EXAMPLE 6

Wet lump coal having a size generally in the range 1 to 5 cm and contaminated with up to 80 percent water is mixed with 0.1 percent of the cross-linked polyacrylate having extra surface cross-linking and is transported in waggons. It is easily tipped out of the waggon as independent lumps but in a comparative test, without the addition of polymer, the lumps tended to solidify in the base of the waggons.

If each of the tests performed in Examples 1 to 5 is repeated using the polymer used in Example 6, even better results will be obtained than are obtained in Examples 1 to 5.

Claims (16)

We claim:
1. A process in which a wet particulate mass which is not crumbly at a predetermined temperature is mixed with water absorbent polymer particles that absorb free water from the mass and the resultant mixture is crumbled at the said temperature characterised in that the mixture is free of polymeric binder, the polymer particles have a dry size of 50 micrometers to 3 millimeters and a gel capacity of at least 25, the polymer particles are substantially non-sticky when swollen with water, and the polymer is a non-film forming, wholly synthetic, polymer of (a) 5 to 100 mole percent acrylic acid (as free acid or water soluble salt), (b) 0 to 95 mole percent acrylamide, (c) 0 to 50 mole percent other monoethylenically unsaturated monomers selected from non-ionic and anionic monomers and (d) 10 to 10,000 ppm (by weight total monomers) cross-linking agent.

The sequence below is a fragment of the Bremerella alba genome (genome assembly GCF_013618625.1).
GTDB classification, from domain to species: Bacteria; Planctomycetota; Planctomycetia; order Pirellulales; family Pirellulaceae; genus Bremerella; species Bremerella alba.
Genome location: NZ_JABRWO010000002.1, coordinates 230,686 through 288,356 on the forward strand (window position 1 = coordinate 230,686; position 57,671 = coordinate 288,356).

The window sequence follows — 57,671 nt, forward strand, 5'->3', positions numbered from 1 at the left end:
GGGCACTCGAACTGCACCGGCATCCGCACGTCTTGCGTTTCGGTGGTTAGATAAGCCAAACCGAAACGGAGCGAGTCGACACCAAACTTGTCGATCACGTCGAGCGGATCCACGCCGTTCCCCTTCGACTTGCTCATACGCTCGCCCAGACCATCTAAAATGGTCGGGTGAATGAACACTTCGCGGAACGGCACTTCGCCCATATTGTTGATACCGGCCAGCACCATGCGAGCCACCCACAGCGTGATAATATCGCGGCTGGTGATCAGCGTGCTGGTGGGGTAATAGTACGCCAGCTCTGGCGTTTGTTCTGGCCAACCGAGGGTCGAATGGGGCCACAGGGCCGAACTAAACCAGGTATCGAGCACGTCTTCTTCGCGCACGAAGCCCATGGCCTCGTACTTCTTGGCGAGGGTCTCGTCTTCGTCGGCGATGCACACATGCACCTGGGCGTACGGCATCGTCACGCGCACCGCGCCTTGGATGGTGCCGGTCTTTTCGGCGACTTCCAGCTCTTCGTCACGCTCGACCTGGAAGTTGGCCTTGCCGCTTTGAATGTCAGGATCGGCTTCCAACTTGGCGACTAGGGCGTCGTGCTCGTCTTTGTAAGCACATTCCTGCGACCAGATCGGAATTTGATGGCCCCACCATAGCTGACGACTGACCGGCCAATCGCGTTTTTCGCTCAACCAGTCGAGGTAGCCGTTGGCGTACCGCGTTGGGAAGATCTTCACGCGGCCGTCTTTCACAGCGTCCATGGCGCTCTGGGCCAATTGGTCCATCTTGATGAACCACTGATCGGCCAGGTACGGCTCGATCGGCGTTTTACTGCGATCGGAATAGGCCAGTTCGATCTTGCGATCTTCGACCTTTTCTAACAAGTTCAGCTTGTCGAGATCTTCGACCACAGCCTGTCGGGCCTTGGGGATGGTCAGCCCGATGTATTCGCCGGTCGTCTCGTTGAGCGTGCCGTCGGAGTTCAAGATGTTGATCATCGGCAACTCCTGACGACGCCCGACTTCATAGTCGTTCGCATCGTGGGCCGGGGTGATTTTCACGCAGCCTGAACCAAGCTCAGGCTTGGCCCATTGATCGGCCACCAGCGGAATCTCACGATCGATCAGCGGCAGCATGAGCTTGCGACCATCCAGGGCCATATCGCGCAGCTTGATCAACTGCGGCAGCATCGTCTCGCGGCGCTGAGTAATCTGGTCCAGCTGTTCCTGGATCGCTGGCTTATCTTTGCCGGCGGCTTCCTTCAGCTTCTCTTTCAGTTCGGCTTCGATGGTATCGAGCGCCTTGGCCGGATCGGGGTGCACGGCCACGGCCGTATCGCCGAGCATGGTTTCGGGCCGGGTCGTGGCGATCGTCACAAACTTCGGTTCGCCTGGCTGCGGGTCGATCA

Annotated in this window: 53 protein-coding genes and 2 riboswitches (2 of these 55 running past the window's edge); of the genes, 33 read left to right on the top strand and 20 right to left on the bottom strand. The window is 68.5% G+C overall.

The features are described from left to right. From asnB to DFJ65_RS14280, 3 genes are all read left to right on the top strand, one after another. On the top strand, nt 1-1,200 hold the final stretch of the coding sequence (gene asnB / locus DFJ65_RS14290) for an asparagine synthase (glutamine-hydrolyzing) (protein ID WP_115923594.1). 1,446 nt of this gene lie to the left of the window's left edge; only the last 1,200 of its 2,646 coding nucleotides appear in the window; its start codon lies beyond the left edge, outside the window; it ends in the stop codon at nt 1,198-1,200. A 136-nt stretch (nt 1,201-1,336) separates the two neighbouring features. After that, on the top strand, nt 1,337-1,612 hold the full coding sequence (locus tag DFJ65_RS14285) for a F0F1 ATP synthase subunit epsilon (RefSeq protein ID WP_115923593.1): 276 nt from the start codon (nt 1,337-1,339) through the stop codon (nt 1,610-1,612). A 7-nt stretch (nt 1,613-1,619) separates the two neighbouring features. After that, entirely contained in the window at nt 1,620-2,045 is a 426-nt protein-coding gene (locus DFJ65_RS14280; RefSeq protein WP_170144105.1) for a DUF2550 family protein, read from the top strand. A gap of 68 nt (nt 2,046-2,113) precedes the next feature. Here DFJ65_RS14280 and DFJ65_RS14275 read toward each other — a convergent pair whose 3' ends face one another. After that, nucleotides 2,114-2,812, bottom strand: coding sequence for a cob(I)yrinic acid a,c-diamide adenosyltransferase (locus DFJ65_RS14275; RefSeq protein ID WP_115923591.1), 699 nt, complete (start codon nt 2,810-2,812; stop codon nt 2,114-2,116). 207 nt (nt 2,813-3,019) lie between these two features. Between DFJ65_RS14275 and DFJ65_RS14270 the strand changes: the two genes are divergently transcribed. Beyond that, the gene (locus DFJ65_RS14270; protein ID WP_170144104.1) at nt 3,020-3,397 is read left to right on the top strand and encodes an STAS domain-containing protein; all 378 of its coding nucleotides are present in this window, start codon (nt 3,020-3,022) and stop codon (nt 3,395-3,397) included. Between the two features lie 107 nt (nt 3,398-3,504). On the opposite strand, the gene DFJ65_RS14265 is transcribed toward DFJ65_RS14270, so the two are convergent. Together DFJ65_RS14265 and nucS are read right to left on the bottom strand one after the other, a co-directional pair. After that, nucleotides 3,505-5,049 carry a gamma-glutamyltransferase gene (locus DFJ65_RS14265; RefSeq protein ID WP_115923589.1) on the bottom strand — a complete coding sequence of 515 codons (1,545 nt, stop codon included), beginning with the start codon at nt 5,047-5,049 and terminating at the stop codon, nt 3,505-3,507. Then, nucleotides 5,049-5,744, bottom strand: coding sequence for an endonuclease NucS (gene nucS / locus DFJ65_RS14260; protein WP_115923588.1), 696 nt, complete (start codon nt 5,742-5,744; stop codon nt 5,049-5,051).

2. A process according to claim 1 in which the polymer particles have a surface layer of reduced swellability.
3. A process according to claim 1 in which the polymer particles have a surface layer of reduced swellability as a result of surface of the particles having been additionally cross-linked.
4. A process according to claim 1 in which the polymer particles are formed of 80 to 100 percent sodium acrylate and 0 to 20 percent acrylamide.